The Eye of the Fish

June 29, 2018

Survey on Heritage

Something has passed the desk of the Eye of the Fish, and I thought that maybe I would pass it on to you as a wider audience. It is a survey regarding the protection of heritage buildings, being undertaken by the Ministry for Culture and Heritage. It is not on their website however – its a very targeted exclusive survey aimed at stakeholders – i.e. organisations involved in managing and protecting heritage buildings. Obviously the Eye of the Fish is not a cultural heritage ministry but we do have friends in high places, so a copy was slipped our way. As part of that consulting process then, I’m keen to see if there are any comments out there from our erudite and sometimes vocal readership – do you have any views or feelings about NZ’s protection of heritage buildings? Too much? Not enough? Should it be privately funded? Public better or worse? Listing procedure is adequate? Or not? Incentives adequate? Or not? etc.

Probably the most important thing you could answer, if you want, is the following question, number 33:
“What are the most important issues that need to be addressed within New Zealand’s system for recognising and protecting heritage buildings?”

Answers welcome below please.

29 - 06 - 18

As I am currently up to my eyebrows in the preservation of a significant heritage building I have to wrestle with a fundamental aspect of the seismic strengthening balance sheet.

The project I am working on has been designed to achieve <34% of NBS2. which has been defined to me as ensuring(?) human survivability while making no guarantees of the survival of the building itself in the event of a threshold earthquake event. There are good pragmatic reasons for that decision, mainly arising from the step-change in technology and cost arising from reaching for higher levels of performance. I understand that base isolators and a steel exoskeleton are simply unaffordable in this case. Throughout New Zealand there must be hundreds more culturally significant, earthquake-prone buildings which would in total require many hundreds of millions of tax and rate payer dollars to take to 100% of NBS.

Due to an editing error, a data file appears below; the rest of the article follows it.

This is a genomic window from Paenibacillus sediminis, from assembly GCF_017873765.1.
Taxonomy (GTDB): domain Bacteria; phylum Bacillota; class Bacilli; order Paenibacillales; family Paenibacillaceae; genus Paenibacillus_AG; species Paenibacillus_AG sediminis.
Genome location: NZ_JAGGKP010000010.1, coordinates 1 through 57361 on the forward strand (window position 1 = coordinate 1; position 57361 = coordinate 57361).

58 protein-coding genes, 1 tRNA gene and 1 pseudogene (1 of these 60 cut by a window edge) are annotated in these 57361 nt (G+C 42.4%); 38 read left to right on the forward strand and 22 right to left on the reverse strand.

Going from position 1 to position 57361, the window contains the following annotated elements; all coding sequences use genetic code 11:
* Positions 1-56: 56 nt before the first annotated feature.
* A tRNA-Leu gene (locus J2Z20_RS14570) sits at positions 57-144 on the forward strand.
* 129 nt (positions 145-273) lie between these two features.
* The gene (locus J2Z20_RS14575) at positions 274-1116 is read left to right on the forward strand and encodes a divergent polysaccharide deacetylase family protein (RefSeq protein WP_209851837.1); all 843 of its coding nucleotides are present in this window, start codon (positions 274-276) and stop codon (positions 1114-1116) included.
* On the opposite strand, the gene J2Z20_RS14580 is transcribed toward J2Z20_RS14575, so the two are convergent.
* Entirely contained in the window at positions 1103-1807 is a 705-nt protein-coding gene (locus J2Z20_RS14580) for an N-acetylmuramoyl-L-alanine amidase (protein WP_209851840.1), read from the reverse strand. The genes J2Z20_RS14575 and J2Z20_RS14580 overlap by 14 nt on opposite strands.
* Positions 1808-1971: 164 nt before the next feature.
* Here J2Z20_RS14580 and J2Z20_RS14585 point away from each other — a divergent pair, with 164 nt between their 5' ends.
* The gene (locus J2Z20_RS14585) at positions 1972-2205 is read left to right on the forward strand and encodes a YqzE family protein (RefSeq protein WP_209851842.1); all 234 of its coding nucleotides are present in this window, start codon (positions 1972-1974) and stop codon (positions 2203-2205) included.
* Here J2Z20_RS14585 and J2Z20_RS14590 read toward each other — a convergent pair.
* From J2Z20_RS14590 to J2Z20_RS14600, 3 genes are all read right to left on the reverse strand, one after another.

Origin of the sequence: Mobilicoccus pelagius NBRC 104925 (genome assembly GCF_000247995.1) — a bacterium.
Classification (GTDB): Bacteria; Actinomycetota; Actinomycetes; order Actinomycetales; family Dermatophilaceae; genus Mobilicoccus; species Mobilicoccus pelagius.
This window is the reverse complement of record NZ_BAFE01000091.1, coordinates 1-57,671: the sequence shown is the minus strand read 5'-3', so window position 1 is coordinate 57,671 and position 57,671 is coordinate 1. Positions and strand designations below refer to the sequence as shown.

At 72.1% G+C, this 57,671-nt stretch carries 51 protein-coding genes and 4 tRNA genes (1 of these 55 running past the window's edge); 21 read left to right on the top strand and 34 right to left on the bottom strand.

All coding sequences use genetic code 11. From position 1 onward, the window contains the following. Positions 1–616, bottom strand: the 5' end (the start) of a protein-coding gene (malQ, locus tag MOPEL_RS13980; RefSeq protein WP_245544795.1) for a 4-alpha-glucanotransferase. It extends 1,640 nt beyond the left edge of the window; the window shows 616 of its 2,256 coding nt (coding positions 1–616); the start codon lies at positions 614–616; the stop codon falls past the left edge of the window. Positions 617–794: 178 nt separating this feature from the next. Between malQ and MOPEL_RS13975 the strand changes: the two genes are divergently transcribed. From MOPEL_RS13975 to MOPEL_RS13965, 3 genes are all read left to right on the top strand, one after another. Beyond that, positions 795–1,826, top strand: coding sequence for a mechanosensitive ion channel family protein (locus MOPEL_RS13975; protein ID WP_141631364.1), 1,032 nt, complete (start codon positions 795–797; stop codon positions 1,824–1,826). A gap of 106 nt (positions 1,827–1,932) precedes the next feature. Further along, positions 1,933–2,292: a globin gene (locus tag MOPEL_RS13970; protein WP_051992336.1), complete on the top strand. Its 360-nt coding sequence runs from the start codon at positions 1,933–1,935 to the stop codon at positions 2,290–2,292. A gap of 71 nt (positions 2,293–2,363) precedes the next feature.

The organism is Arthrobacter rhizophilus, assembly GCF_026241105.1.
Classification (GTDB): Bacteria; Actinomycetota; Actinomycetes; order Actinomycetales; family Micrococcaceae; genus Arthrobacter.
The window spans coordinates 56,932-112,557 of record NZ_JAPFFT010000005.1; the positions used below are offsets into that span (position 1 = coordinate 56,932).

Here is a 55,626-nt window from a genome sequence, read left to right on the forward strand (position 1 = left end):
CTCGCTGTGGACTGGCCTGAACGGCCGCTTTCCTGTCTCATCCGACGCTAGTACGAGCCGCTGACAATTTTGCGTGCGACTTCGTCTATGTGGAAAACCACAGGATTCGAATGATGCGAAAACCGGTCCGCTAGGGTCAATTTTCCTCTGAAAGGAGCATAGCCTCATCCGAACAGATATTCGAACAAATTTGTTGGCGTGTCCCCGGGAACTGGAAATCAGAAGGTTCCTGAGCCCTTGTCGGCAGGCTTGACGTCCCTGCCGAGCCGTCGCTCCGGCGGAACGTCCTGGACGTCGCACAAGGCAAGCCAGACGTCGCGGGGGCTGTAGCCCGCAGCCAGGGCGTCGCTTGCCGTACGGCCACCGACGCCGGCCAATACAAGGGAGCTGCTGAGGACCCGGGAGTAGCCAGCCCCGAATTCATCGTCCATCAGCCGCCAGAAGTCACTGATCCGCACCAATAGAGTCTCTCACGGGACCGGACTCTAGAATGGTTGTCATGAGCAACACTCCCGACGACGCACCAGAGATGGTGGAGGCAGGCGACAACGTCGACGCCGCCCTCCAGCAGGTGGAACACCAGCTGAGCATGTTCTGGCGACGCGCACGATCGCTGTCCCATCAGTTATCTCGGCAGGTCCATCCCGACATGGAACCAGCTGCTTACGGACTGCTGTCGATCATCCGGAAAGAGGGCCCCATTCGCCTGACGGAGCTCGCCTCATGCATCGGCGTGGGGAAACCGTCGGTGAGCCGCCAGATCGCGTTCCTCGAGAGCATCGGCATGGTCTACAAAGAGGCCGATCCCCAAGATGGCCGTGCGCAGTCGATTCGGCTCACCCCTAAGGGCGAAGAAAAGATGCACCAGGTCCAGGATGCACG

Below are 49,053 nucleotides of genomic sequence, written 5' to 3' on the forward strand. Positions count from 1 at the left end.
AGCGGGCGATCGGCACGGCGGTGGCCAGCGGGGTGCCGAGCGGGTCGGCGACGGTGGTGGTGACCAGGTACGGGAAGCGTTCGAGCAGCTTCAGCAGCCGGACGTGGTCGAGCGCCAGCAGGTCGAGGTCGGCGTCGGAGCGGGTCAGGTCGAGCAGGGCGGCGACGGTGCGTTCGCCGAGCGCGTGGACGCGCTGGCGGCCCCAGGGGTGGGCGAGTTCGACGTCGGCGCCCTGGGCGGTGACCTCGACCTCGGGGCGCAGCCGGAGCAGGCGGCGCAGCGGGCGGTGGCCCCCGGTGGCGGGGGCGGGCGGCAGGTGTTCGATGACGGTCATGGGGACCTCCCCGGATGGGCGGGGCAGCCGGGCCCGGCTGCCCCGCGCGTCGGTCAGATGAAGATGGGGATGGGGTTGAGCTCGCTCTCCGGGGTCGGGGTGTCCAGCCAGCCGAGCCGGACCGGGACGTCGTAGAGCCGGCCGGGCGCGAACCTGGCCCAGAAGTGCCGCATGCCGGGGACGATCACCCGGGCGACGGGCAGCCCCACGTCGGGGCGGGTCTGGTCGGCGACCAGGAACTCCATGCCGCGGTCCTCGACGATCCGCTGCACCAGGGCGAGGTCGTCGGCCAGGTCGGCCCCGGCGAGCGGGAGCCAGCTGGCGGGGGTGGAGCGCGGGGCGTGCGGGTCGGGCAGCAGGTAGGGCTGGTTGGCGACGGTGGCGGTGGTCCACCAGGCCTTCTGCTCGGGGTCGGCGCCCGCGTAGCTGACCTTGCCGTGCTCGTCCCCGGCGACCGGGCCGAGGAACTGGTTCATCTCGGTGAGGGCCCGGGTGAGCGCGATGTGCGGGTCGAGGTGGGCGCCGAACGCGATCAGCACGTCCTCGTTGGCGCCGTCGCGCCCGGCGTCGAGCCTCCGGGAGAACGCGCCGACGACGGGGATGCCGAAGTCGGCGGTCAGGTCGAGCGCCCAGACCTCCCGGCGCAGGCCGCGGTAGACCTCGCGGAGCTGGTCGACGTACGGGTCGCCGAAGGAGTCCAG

If we accept the blunt inevitability of the payers balking at the bill, the question becomes how well we understand the likely performance of 34-66% NBS buildings in foreseeable earthquakes. How much notice is being taken of historical data about the performance of those buildings in previous events? How much work is going on to devise low budget mediation strategies for pre-1930 masonry buildings?

If we cannot build confidence among local authorities, insurers and users that there is a future for buildings in that range we are going to be fighting (and losing) a depressing sequence of bulldozer battles as one by one they are knocked down.

30 - 06 - 18

Starkive – I know the town you are in, but not the actual building you speak of – but yes, there are many buildings in that category. Throughout NZ, but especially in small Victorian towns like Wanganui, Oamaru, Waipukerau etc. where brick masonry walls have stood for many years but may not stand for many more. I too am working with aspects of strengthening on some projects, but nothing compared to you (as Sinead would say).

But i can say that research continues to be done – if you look at the NZSEE website you will see that the annual conference continues to come up with small steps along the way. There is progress. Slow, but still progress. Things like the parapet strengthening advocated by MBIE last year in Cuba St, which few people actually did, and yet significantly lowers risk, while remaining relatively low cost. Other things like composite structures – may i ask: is the interior of your building as important as the exterior?

2 - 07 - 18

The building in question is a Category 2 pre-Napier concrete post’n’beam structure with plastered cavity brick infill panels prone to falling in or out in a shake. The interior has been somewhat abused over the years and if anything has benefited from the strengthening work relining the walls with timber and mdf. Extra vertical steel has been neatly tucked away and the overall effect is an almost imperceptible thickening of the perimeter. Parapets have been replaced and a large atrium lantern reglazed with perspex.

Invisible from the outside and not terrifically expensive, especially if seen in the context of a long-overdue general refurbishment.